Since their ideology became a force in the mainstream a decade ago, the rallying cry of political leftists has been to stand for those being oppressed, exploited, or victimized by the status quo. The advancement of technology has meant that industrialization, combined with other factors, has left certain nations behind. Third world economies are not nearly as developed as their first world counterparts, with a bulk of their economic activity taking place in the primary and secondary sectors. These leftists take an anti-trade stance, positing that the outsourcing of production to less developed nations is capitalistic exploitation.

“Exploitation” Actually Benefits All Parties Involved

While it is true that a business owner may outsource simple manufacturing processes to countries where they may hire workers at cheaper wages, it is also true that the workers hired benefit from this self-interested move. The reason workers choose to work in these plants and industries is that they provide the best possible way to make money to the worker. If a corporation goes to a less developed nation and is able to hire 5,000 workers to work for them, it means that the firm is now offering the best employment opportunity in the country to 5,000 workers. Prior to the company’s arrival, laborers were likely making less money than they now do and working in worse conditions. Otherwise, why would they choose to work for the new company? Their condition has obviously been improved by the opening of a plant by a foreign capitalist…

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economics | The Rule of Freedom

 

 

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What Would Happen If Government Didn’t Handle That? – Foundation for Economic Education

Posted by M. C. on July 26, 2018

https://fee.org/articles/what-would-happen-if-government-didn-t-handle-that/

Gary M. Galles

Those who defend liberty are often challenged to supply exhaustive descriptions of what would happen were some aspect of our increasingly government-dictated lives returned to individuals’ voluntary arrangements. What would happen if government didn’t educate our children? If Social Security didn’t provide for retirement? If Medicaid and Medicare didn’t provide health care? If the USDA, FDA, FAA, etc., didn’t ensure our safety? If the EPA didn’t deal with pollution?

Anyone put on the spot with such questions must recognize that they are rhetorical traps. They are used to put an impossible burden of proof on voluntary arrangements, to allow proponents to dodge having to defend against criticisms of coercive policies… Read the rest of this entry »

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Strawberries Still the Dirtiest of the Dirty Dozen

Posted by M. C. on April 26, 2018

Scrubba dub dub or else you will look like this

Gollum

https://articles.mercola.com/sites/articles/archive/2018/04/24/strawberries-top-dirty-dozen-produce-list.aspx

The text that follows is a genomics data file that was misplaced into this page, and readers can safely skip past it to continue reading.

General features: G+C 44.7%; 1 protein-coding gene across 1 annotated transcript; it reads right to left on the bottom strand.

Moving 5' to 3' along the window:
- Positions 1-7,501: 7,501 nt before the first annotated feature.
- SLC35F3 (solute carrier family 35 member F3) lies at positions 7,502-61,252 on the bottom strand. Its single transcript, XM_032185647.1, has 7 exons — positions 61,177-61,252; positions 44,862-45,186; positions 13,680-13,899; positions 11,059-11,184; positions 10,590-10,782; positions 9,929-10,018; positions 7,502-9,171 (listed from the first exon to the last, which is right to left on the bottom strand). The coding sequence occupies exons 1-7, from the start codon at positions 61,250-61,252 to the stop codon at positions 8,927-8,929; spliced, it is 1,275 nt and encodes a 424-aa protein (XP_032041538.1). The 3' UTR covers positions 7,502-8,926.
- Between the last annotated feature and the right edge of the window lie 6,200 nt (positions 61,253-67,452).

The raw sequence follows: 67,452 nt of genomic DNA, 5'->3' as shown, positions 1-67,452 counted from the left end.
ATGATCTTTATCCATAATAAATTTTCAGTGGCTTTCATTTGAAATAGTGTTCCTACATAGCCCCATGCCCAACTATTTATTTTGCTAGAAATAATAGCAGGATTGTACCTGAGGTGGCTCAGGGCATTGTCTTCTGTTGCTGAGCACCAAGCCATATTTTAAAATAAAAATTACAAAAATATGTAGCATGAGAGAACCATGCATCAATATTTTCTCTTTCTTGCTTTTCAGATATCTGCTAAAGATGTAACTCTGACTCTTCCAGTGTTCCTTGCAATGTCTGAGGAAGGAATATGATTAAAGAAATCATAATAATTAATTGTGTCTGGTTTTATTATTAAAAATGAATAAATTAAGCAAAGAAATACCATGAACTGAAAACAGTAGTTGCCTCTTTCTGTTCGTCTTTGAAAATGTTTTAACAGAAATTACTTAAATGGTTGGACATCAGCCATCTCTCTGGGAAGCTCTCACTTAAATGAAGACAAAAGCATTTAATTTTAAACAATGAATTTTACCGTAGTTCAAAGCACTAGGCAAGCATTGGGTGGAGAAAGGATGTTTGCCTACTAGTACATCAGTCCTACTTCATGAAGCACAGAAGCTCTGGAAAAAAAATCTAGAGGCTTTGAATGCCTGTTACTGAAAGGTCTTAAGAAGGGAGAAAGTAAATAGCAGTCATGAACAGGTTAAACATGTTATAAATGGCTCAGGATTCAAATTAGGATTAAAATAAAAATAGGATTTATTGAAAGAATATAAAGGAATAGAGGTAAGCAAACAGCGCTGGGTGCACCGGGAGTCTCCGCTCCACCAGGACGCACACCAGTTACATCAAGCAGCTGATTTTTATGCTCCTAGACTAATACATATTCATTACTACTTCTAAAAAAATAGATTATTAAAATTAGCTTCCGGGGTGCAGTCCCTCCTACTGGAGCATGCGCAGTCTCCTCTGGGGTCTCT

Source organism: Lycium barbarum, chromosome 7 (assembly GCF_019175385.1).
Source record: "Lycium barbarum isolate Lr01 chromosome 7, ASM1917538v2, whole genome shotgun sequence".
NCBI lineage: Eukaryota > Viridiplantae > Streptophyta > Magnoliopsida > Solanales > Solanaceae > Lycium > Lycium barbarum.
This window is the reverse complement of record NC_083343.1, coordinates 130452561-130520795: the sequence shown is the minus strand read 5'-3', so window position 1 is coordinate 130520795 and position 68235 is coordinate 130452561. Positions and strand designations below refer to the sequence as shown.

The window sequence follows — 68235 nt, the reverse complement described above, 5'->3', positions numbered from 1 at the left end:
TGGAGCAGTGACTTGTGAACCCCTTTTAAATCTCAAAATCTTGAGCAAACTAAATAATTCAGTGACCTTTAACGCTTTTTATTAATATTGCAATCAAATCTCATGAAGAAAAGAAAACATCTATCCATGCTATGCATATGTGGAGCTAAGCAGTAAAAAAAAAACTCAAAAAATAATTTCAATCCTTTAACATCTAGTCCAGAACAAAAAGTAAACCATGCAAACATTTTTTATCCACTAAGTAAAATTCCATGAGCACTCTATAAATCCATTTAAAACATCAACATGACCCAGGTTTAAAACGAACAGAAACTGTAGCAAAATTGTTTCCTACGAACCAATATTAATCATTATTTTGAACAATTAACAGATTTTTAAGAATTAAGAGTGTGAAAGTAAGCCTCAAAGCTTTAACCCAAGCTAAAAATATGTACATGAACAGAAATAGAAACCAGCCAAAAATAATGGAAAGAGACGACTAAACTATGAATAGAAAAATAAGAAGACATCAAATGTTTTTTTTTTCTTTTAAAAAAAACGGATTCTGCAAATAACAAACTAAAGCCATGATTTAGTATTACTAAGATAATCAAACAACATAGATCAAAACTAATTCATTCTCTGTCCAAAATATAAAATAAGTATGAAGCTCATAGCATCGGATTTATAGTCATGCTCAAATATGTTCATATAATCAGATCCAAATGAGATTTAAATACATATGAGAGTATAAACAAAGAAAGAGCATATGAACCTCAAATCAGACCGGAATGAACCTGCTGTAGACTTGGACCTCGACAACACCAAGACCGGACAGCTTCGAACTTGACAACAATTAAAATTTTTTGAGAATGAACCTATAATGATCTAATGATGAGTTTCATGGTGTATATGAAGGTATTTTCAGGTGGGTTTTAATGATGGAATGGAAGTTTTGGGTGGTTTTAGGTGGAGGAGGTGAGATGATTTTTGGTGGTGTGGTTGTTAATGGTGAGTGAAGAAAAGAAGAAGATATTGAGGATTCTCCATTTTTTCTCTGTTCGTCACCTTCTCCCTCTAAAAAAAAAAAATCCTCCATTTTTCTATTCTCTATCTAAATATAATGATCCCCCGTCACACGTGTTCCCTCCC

By Dr. Mercola

Story at-a-glance

  • EWG analyzed tests from the U.S. Department of Agriculture (USDA), which revealed close to 70 percent of conventionally grown produce samples contained pesticide residues
  • In all, 230 different pesticides and pesticide breakdown products were identified in more than 38,800 nonorganic samples
  • Strawberries ranked No. 1 in terms of pesticide residues, with up to 22 different pesticides found on a single berry; nearly all of the strawberry samples (99 percent) contained at least one detectable pesticide residue, while 20 percent contained 10 or more
  • More than 98 percent of samples of the top six “dirtiest” produce items (strawberries, spinach, peaches, nectarines, cherries and apples) contained at least one pesticide, while spinach contained 1.8 times more pesticide residue by weight than any other crop
  • The best way to avoid pesticide residues in your food is to choose those that haven’t been exposed to them to begin with, i.e., go organic

Read the rest of this entry »

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Watch Out For Those Terrorist Farmers

Posted by M. C. on May 16, 2014

The USDA is buying machine guns and body armor.

I don’t really think farmers are the primary target.  Every department of the government is buying guns and ammunition.  The government is spreading the wealth.  No one department is buying a large volume except the DHS.

The definition of terrorist has quickly evolved to include radicals.  Who are radicals?

The definition of radical hasn’t changed for a thousand years.  Radicals are anyone that does not conform to what the rulers want.  Antiwar activists, freedom lovers, anti-government types and anyone that doesn’t do or act as they told.

Terrorism is one crisis that is not being wasted.

The government has bought enough ammo to have a couple magazine’s worth for everyone.  That includes you.

What have you done lately to stop the madness?  Nothing?  Better get your own body armor.

The “I haven’t done wrong” excuse won’t cut it.  Not when the man decides he needs a better arrest/kill ratio.  The cops can arrest, kill or make you forfeit your money at will in many areas now.

I can see it getting worse fast, especially when the current bubble bursts.

You should have voted for Ron Paul.